We write. We revise.
Kicking aside the open cat food cans at his feet, Harold made his way towards the derelict porch. As he moved, he noticed a set of toilets, with cushions on the seats, circling a large round table topped by a mosaic of porcelain shards under a large tree. A thin, older man, with a snow white beard and long white hair lounged in a chaise of sorts made from two bidets. The man wore a handmade suit of armor made out of cardboard and spray painted silver. On his head sat what appeared to be an electric coffee percolator with two ram’s horns somehow affixed to either side.
A mustachioed man in a large cowboy hat and red and white patterned shirt with snaps appeared out of nowhere, startling Harold. “Hey ya there fella. What can we do for you?”
A wad of chewing tobacco was evident between his gum and cheek on one side. Harold eyed him with suspicion. These two must be the charlatans siphoning off Peaches money. Harold straightened.
~Excerpt from San Jose Suicide Hotline, a novel-in-progress by James Albert
Then Joel kisses me, a real kiss, full on the mouth. He pulls me into him then drops my arms, wraps his around me. It’s a long slow kiss, gentle but with definite purpose, nothing tentative about it. His lips feel even better than they look. I could stand here forever, I think, wondering how long this kiss has been going on. It could be five minutes or five hours. I only know I am lost inside it. He cooks and he can kiss like this. I want to stay right here for ever, I think, just as Joel breaks away from me. He steps back a little, puts his hands on my arms again which is good because I’m feeling very lightheaded, like I could easily tip over.
Joel looks at me. He mouths what is sure to become my new favorite word, the word I will associate with him forever, the word that started it all.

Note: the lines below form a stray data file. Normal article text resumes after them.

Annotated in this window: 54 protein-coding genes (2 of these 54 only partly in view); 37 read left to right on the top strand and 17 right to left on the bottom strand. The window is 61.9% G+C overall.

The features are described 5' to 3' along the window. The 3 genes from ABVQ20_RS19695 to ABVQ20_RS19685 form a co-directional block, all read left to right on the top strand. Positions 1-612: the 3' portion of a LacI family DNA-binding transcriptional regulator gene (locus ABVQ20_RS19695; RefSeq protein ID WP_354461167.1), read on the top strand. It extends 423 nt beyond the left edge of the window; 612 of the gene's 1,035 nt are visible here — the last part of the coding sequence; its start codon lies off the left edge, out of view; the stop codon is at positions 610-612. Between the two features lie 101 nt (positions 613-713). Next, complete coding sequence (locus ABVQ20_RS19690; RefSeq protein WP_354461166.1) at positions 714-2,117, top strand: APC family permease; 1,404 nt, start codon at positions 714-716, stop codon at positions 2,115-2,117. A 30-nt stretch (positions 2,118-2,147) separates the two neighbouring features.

“Wow,” Joel mouths the word.
~Excerpt from The Difficulty of Ending, a novel-in-progress by Donna Marganella
The cellar at Treteau de Tabarin was a combination dressing room, rehearsal studio, costume closet and no doubt a serious fire hazard. Erik was never sure the place would not ignite into flames when he turned on the gas lamps illuminating the space. Stiff net tutus with sequined bodices packed the clothes racks. Long satin coats with glittering braid hung next to Louis the XIV ruffled shirts. Silver and flaxen 17th century style wigs on faceless mannequin heads stared down from an upper shelf. Two make-up tables were crammed against the far wall and a third one in the corner. A crystal vase with dark brine and drooping spent blossoms stood prominently on the dressing table, a gift from the admirer of the last diva to perform. He had to sidle his way around the overflowing steamer trunk with a peculiar collection of props; a fox horn, a wooden sword and shield, juggling pins, hoops, and various sized colored balls. A unicycle leaned against the wall in a niche beside the door. Permeating every inch was a sickening mélange of talcum powder, grease paint, mildew and moth balls. Late afternoon sunlight filtered in from the narrow horizontal windows near the ceiling on the street side. Erik could see the feet and legs of passersby outside on the sidewalk of rue Pigalle.
~Excerpt from 38 Umbrellas, a novel-in-progress by Michelle Fogle
It was John.
“How about a Falls City beer?” she said in high humor. A laugh went up from the table.
She knew that brand of beer was déclassé, a bad joke, but she drank it with friends downtown in the old Victorian where she lived. They drank it after a busy Saturday renovating the house, covered in red dust from tuck pointing the red brick, or muddy from planting the garden. They laughed their heads off at how bad it was. Even stoned, it was bad.
Now she had something to laugh about with her friends at school.
Ruth felt the pain that had built up during the week lessen under her right shoulder blade . She smiled in the direction of John’s voice on the far side of the round table, cluttered with beer bottles, glasses and bowls of pretzels and nuts. His face was hard to see clearly in the smoke and funky light, but she was glad to hear him say her name, offer her a drink, laugh at something she said. He had a great laugh, quiet from somewhere far away, a sound no one heard much. Dry. Not so much expressing as commenting.
~Excerpt from The Level and the Square, a novel-in-progress by Ruth Roberts